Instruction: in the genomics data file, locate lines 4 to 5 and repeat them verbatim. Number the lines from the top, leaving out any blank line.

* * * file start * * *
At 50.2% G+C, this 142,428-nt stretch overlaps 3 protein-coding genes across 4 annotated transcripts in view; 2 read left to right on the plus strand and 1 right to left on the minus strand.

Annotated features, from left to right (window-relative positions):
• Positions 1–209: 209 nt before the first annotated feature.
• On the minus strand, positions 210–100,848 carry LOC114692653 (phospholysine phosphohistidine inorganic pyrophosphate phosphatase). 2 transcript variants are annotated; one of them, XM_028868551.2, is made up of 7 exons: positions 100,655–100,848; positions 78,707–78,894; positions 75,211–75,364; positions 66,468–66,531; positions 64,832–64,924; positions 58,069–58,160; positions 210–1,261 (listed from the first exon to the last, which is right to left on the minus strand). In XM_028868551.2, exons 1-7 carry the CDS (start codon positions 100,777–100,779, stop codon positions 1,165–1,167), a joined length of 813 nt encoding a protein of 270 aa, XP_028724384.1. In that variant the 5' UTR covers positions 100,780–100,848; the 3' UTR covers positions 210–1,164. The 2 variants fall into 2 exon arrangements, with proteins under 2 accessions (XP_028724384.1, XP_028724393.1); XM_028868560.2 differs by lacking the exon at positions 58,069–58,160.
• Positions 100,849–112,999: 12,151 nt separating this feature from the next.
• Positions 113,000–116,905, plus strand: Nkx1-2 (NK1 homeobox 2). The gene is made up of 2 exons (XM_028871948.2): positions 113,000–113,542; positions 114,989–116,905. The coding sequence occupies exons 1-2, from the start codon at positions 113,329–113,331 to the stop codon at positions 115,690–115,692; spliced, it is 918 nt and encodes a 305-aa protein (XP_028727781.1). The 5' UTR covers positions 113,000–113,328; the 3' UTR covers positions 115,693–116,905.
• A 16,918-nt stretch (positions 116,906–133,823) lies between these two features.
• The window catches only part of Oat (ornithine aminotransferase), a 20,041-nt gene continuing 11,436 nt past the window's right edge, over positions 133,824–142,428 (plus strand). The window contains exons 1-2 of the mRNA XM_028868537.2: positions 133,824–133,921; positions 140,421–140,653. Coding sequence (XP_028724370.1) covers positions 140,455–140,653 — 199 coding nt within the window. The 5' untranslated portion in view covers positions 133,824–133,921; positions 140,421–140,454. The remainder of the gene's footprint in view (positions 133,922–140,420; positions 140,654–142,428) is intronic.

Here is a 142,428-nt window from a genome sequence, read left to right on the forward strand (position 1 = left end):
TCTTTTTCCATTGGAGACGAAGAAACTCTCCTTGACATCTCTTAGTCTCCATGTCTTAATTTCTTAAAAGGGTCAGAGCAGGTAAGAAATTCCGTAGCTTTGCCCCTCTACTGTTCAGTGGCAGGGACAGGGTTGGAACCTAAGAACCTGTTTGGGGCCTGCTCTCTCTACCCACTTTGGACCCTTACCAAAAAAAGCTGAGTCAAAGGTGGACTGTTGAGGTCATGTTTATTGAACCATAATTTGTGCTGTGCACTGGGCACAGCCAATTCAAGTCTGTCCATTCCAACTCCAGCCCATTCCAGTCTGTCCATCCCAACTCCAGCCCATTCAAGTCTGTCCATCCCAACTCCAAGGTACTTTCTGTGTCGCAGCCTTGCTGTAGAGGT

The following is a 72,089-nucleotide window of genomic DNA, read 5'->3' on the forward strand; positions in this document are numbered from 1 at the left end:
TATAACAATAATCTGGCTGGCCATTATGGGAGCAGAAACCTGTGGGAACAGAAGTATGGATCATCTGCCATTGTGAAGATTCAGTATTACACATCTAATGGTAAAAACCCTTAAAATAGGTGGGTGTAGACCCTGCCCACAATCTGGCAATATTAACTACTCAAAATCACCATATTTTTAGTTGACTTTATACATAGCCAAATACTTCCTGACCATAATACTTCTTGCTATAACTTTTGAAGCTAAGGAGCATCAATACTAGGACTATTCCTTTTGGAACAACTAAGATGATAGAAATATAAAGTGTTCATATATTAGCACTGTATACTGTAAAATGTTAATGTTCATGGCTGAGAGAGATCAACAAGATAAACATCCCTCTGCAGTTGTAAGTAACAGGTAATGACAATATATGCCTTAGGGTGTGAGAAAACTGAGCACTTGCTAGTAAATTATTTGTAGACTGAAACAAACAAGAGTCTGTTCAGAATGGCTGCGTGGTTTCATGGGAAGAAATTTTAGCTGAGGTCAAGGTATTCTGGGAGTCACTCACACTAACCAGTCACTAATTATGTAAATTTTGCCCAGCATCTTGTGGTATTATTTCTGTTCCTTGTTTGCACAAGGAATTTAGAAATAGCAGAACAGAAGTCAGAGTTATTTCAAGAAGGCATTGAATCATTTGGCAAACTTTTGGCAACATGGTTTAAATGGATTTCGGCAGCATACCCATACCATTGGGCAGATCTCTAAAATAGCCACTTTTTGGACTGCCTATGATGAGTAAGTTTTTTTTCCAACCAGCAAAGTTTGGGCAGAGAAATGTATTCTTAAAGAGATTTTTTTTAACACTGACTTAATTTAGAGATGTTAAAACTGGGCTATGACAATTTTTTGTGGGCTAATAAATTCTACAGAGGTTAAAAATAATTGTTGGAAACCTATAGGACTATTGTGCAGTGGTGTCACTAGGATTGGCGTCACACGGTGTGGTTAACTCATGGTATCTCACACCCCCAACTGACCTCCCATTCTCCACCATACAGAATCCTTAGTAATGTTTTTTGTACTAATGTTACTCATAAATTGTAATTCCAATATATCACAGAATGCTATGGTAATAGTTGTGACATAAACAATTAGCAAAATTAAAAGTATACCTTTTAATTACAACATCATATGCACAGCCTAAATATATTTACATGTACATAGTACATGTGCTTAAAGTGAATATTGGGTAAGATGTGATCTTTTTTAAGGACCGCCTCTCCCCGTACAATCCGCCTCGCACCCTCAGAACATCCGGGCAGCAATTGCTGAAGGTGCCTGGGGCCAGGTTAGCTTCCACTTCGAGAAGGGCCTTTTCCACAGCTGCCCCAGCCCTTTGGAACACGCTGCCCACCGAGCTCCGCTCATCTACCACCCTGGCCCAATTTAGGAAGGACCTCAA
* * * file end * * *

• On the minus strand, positions 210–100,848 carry LOC114692653 (phospholysine phosphohistidine inorganic pyrophosphate phosphatase). 2 transcript variants are annotated; one of them, XM_028868551.2, is made up of 7 exons: positions 100,655–100,848; positions 78,707–78,894; positions 75,211–75,364; positions 66,468–66,531; positions 64,832–64,924; positions 58,069–58,160; positions 210–1,261 (listed from the first exon to the last, which is right to left on the minus strand). In XM_028868551.2, exons 1-7 carry the CDS (start codon positions 100,777–100,779, stop codon positions 1,165–1,167), a joined length of 813 nt encoding a protein of 270 aa, XP_028724384.1. In that variant the 5' UTR covers positions 100,780–100,848; the 3' UTR covers positions 210–1,164. The 2 variants fall into 2 exon arrangements, with proteins under 2 accessions (XP_028724384.1, XP_028724393.1); XM_028868560.2 differs by lacking the exon at positions 58,069–58,160.
• Positions 100,849–112,999: 12,151 nt separating this feature from the next.